Customer Segmentation VS Personalization in Marketing

Building meaningful relationships with customers is crucial to brand success. But crafting engaging messages and efficient campaigns has proven a greater challenge than expected.

Data-driven marketing took the stage to help marketers and business owners stay relevant.

There’s nothing consumers hate more than irrelevant marketing communication. Customers actively seek brands’ attention, they want us to care.

That’s one of the biggest hurdles for today’s marketers – understanding customers and how to combine personalization and segmentation to achieve better results. We’ll discuss this combination in today’s article to help you kick-start your fresh new marketing campaigns that generate better ROI.

Let’s start with the basics.

What is Segmentation?

Segmentation and personalization sometimes introduce confusion in marketing efforts. But there’s a very distinct difference:

Segmentation’s done for the marketer’s benefit.

That’s the process of splitting your entire customer base into smaller groups called segments, united by specific characteristics. Those characteristics can be:

  1. Demographic – like age and occupation;
  2. Psychographic – like personality traits and specific desires;
  3. Geographic – the first that comes to mind is, of course, location;
  4. Behavioral – according to the way customers interact with your brand;
  5. Requirement-based – according to the unique customer requirements;
  6. Value-based – according to aspects like purchasing habits and the value of each cart;
  7. Technographic – according to tech specifications like the channel and device customers used to find and interact with your brand.

You can mix and match the characteristics of each type to create specific customer segments that correspond with your business, needs, and goals.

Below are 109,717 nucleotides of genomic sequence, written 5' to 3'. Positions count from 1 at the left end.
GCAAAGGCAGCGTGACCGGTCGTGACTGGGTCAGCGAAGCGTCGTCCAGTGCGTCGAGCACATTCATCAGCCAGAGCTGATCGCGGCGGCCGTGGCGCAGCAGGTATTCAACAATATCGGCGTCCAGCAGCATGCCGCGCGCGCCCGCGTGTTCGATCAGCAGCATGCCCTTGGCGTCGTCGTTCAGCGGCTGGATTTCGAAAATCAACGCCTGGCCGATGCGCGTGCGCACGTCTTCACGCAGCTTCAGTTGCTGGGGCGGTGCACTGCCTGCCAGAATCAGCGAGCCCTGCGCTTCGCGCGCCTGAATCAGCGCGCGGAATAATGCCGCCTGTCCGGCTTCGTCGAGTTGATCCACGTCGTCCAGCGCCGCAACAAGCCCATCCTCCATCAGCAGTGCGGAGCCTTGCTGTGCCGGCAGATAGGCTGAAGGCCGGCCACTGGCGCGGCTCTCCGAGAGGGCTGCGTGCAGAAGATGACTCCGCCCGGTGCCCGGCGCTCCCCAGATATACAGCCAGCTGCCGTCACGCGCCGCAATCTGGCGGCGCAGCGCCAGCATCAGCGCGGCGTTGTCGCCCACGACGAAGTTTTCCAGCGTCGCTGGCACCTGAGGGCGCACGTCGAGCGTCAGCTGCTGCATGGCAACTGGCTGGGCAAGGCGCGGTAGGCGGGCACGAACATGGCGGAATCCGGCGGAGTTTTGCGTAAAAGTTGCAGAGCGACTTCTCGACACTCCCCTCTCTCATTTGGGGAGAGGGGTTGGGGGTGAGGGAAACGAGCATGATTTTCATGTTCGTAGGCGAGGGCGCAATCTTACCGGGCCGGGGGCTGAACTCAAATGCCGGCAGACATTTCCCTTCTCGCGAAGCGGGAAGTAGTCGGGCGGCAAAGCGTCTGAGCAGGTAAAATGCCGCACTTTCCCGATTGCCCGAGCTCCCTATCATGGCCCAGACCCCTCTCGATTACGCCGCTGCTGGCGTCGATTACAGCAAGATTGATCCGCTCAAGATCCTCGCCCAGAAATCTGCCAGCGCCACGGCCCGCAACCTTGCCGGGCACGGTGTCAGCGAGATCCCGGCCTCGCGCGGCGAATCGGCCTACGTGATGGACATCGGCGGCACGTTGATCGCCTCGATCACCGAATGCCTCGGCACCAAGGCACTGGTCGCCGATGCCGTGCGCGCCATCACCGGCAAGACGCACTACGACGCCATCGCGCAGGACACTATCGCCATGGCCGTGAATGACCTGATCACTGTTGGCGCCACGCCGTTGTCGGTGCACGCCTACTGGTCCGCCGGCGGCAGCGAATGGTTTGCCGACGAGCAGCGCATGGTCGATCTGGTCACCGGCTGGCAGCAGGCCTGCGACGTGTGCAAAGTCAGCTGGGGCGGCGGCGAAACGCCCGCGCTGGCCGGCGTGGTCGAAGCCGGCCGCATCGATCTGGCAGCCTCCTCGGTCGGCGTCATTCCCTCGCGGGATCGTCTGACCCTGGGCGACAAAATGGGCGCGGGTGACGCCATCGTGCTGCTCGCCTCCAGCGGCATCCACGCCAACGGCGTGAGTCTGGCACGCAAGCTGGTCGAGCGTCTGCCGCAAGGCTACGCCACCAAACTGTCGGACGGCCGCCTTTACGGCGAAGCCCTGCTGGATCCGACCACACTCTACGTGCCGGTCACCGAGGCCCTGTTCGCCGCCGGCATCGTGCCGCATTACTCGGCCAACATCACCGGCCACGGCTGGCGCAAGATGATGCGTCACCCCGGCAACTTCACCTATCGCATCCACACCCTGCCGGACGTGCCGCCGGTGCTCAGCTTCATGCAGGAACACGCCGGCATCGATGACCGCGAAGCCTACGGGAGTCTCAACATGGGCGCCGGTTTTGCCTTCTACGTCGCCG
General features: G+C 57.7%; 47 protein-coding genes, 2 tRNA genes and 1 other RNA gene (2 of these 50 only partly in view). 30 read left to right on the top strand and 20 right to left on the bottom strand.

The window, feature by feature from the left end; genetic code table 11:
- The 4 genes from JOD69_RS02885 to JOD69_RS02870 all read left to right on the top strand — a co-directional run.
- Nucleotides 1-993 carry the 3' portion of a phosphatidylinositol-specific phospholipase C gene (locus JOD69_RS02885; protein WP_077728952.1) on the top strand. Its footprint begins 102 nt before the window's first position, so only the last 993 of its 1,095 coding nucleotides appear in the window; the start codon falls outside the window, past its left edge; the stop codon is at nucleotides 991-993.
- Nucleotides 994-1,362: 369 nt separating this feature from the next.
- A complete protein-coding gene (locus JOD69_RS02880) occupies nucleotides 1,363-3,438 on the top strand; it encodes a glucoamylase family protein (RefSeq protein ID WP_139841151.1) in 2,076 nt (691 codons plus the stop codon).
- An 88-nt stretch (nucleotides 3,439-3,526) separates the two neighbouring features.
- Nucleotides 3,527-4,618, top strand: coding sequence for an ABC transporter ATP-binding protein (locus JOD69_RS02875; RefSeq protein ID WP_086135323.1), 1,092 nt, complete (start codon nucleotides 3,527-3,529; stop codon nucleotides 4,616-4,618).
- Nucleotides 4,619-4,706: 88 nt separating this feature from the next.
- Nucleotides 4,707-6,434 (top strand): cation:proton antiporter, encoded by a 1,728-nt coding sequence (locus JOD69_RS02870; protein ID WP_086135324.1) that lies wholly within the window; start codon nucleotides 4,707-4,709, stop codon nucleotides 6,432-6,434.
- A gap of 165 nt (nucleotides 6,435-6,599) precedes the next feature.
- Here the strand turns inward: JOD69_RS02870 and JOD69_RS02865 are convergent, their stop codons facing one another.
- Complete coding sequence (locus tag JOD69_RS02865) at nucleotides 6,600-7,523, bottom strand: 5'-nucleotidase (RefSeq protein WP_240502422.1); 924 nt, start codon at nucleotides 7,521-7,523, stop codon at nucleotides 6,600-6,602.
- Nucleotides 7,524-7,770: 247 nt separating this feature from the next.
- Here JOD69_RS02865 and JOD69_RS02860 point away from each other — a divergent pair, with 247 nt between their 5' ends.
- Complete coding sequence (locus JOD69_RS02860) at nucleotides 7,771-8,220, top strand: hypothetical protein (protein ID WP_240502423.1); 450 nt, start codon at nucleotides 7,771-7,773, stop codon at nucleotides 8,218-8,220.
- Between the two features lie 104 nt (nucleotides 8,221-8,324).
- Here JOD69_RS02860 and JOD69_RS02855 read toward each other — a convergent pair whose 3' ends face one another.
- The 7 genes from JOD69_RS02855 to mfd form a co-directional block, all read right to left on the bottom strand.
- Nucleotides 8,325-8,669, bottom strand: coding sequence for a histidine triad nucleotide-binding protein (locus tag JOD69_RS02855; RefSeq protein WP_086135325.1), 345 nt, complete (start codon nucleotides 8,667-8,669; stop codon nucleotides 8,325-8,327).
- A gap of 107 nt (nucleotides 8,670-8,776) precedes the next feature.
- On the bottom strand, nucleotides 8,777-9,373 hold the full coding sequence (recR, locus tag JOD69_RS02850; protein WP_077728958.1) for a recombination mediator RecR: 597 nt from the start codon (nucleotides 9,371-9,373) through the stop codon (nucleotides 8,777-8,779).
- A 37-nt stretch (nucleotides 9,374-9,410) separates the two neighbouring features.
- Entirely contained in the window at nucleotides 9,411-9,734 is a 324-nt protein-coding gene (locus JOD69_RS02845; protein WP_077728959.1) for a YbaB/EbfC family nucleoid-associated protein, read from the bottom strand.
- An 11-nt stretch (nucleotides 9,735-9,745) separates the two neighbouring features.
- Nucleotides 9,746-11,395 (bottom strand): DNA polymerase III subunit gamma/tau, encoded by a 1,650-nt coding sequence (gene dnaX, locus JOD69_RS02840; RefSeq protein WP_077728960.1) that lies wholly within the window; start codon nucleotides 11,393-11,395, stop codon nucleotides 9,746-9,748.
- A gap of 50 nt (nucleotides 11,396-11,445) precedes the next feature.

Segmentation allows you to go far – create segments within your segments or the so-called hyper-segmentation.

That’s not always advisable because audiences that are too narrow will not affect your overall business performance, even if results with them are good. There’ll be too few people in such narrow segments.

But what’s the benefit of going through the hassle of segmenting customers, even if you make the process more manageable through customer data platforms?

Why & When Do You Need Segmentation?

As I said, today’s marketing is data-driven. To get results, you need to know your customers and craft targeted campaigns.

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Based on a powerful CDP, you will be able to segment customers on RFM status, CLV or many other elements for successful Marketing Segments.

That’s where segmentation comes into play. When you segment your customers before launching marketing campaigns, you get an informed view of your audience. The data you gather paints a detailed picture of their:

  • Needs;
  • Habits;
  • Challenges;
  • Pain points;
  • Preferences.

All this invaluable information allows you to craft meaningful messages and execute targeted campaigns that convert. The data helps you build an efficient narrative relevant to the specifics of each segment.